A transvaluation of the transcendental method is proposed to relieve the latter of its epistemological, logical, and moral hypotheses and to overcome the classical objections to its encounter (of defect and sterility). It thinks the method according to its essence (or the immanent rules of its becoming-transcendental) and no longer according to its objects. It attempts to deliver the eidos of the transcendental from its empiricist and formalist limitations by assigning it “reality” as instance.
II. Systematic of the Rules of the Transcendental Method or Its Transvaluation
1. First rule: Constitute a “faktum” under already transcendental conditions; destroy the question quid facti? on the side of the question (it is a continual process of reduction rather than a description) and on the side of the fact (it is a transcendental and synthetic residue rather than a “fact”); in turn, treat the residual faktum as capable of being reduced (dissociate ideality and the a priori).
2. Second rule: Proceed to the continuous given in two breaks (ontic or realizing, ontological or idealizing); define the “transcendental reduction” as “unilateral” break and synthesis, and its objects as “residual transcendental objects” (destruction of the “analytic”).
3. Third rule: Define a break or supplementary reduction which extracts a supreme synthetic Principle or Essence responsible for unifying the diversity of “residual objects”; assign this factor a non-logical and non-ideal type of reality according to which the technique of breaks receives a “transcendental” value.
4. Fourth rule: Define a “transcendental genesis,” i.e. the particular modes of synthesis of residual objects or reality and ideality under the conditions of the immanence of Essence (destruction of the question quid juris?).
Over at Stellar Cartographies there is a new post (called: Speculative realism, stamp collecting, and the question of Science) that goes into great detail about Gabriel Catren’s critique of Meillassoux on the basis of theoretical physics and quantum mechanics (lovingly dubbed by the former as “speculative physics”). The majority of the post (in reality almost already essay-length) focuses on Catren’s extensive essay that appeared in Collapse vol. 5 just recently. There are also at least 5 or 6 essays by Catren that can be found online, some more mathematical than others, but all on theoretical physics and the question of objectivity. I even have the chance and honor to translate one of Gabriel Catren’s essays for the upcoming anthology The Speculative Turn, which will feature many of the big names in the “field” of speculative realism (or transcendental realism, as Laruelle has dubbed his approach, thus reviving an older nomination that could, for example, at one time have labeled Spinoza’s approach…although he was usually considered just a dogmatist by Fichte et al.). Definitely go check this out if you have an interest in the current debates about speculative realism.
For Catren’s online essays, check out “On Classical and Quantum Objectivity” and “Can Classical Descriptions of Reality Be Considered Complete?” and “Geometric Foundations of Classical Yangs-Mill Theory” and “Notes on Dilaton Quantum Cosmology” with Claudio Simeone, and “Time asymmetries in quantum cosmology and the searching for boundary conditions to the Wheeler-DeWitt equation” with Mario Castagnino and Rafael Ferraro, and finally “Quantization of the Taub cosmological model with extrinsic time” with Rafael Ferraro.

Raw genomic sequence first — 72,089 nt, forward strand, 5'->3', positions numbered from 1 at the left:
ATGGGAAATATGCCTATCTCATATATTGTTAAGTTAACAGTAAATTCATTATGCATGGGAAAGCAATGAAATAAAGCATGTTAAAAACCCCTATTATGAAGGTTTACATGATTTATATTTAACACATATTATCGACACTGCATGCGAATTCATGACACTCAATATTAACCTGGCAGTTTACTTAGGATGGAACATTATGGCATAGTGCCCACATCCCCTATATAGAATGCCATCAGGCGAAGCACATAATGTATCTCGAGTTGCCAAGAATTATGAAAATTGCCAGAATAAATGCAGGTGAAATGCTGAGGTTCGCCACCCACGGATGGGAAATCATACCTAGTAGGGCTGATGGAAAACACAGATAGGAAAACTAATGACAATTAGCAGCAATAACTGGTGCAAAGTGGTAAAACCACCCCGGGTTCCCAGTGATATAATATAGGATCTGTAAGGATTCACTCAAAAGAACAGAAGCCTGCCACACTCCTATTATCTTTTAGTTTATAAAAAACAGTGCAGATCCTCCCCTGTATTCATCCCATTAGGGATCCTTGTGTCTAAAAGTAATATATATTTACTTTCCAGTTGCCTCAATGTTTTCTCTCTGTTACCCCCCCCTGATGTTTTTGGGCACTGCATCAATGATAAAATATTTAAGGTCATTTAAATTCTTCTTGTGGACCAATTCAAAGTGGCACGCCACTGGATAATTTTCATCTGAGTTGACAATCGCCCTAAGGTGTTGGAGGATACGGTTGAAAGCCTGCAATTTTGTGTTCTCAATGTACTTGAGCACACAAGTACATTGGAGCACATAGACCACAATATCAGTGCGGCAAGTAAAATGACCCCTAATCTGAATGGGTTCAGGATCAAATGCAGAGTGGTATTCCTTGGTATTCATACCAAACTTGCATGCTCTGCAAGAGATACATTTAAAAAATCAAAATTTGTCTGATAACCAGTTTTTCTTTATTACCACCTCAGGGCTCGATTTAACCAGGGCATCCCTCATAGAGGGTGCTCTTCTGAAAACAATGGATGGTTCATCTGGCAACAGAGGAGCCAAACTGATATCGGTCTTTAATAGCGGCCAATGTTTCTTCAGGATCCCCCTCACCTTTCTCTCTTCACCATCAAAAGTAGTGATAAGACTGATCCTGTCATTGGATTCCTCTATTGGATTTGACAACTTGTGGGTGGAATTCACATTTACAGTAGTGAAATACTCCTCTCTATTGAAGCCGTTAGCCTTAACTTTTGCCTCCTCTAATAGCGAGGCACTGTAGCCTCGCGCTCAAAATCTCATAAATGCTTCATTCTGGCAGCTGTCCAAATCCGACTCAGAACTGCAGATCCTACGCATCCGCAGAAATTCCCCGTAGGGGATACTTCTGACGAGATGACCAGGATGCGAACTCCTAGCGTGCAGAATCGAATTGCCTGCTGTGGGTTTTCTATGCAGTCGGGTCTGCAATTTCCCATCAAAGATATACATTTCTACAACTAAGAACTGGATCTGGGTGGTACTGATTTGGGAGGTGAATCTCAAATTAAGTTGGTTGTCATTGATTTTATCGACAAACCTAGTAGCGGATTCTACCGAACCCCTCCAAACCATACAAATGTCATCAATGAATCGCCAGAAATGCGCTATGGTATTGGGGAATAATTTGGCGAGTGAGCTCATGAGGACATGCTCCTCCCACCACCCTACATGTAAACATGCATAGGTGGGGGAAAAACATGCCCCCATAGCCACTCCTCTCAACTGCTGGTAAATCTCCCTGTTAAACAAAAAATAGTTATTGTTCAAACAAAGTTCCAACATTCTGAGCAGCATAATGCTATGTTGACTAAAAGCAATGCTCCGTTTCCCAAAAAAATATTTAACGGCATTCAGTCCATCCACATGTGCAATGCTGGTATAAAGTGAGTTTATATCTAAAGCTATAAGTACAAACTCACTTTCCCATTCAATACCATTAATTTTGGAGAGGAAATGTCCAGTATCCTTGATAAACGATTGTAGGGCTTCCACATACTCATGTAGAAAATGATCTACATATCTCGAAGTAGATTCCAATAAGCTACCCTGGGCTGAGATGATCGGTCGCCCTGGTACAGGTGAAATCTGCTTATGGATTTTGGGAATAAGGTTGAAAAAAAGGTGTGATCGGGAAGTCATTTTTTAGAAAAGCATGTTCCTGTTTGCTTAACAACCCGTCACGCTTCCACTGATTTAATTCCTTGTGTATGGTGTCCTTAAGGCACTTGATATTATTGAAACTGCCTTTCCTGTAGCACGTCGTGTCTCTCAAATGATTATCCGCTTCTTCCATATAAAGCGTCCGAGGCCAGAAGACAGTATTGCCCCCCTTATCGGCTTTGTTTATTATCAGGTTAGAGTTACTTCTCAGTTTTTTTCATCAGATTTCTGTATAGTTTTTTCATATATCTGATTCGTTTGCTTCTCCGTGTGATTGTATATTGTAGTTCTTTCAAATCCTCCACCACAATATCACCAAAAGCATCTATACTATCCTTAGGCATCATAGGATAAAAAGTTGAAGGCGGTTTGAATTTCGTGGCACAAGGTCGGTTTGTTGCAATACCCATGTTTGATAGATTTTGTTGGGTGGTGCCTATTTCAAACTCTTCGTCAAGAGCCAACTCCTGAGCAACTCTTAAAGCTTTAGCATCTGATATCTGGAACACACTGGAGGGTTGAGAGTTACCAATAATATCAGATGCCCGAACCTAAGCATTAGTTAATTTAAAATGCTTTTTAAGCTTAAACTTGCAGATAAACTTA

Other name for unilaterality, form of suspension or invalidation which, no longer arising from Being but from the One, is a mode of the One’s being-foreclosed, either real and not effectuated (“uni-laterality”), or transcendental and effectuated by the occasion of philosophical “nothingness” (“unilaterality”). It testifies to the primacy of (real) foreclosure over the (philosophical) negation.
- From Plato to Fichte, negation arises from the logico-real order of an anti-thesis. Several philosophers have supposed the contingency of negation thus understood, from the fact of the reapplicability of the logical order to itself or double negation (Hegel). For philosophy, with several close exceptions (Bergson), the category of negation has its reason in non-Being or Nothingness (Heidegger, Sartre), whether matched with the negative dialectic or not. Contemporary philosophy replaces negation through more positive experiences of alterity which mitigate it (difference, multiplicity, dissemination, singularities, finitude, etc.) without for all that the unitary illusion being broken, these substitutions taking place in the linguistic element alone and remaining conditioned by the horizon, if not of Being, at least of the structure of the philosophical Decision. Continue reading
Transcendental (Pure Transcendental Identity)
First instance after the Real or the One constitutive of the subject as force (of) thought. It is the clone of the transcendental Unity proper to the philosophical Decision and produced by the vision-in-One on the basis of this symptomatic indication. Transcendental Identity is no longer the transcendental One of philosophy associated with a division; it is an undivided identity which finds nothing in it but its occasion.
- The transcendental obviously has a long philosophical history marked by Aristotle, certain scholastics, Kant (who is nothing but an important turn for it), Husserl, etc, but under these etiquettes, there is the transcendental as invariant of the structure of the philosophical Decision as transcendental Unity, immanent and transcendent to the basic Dyad, consequently divided and claiming to be real, the Real, through its autoposition. In this very general sense, the transcendental is the superior dimension of all philosophy. This is how non-philosophy understands it, as that which forms a circle or doublet with the empirical on the one hand through the a priori, and with the Real on the other hand through autoposition.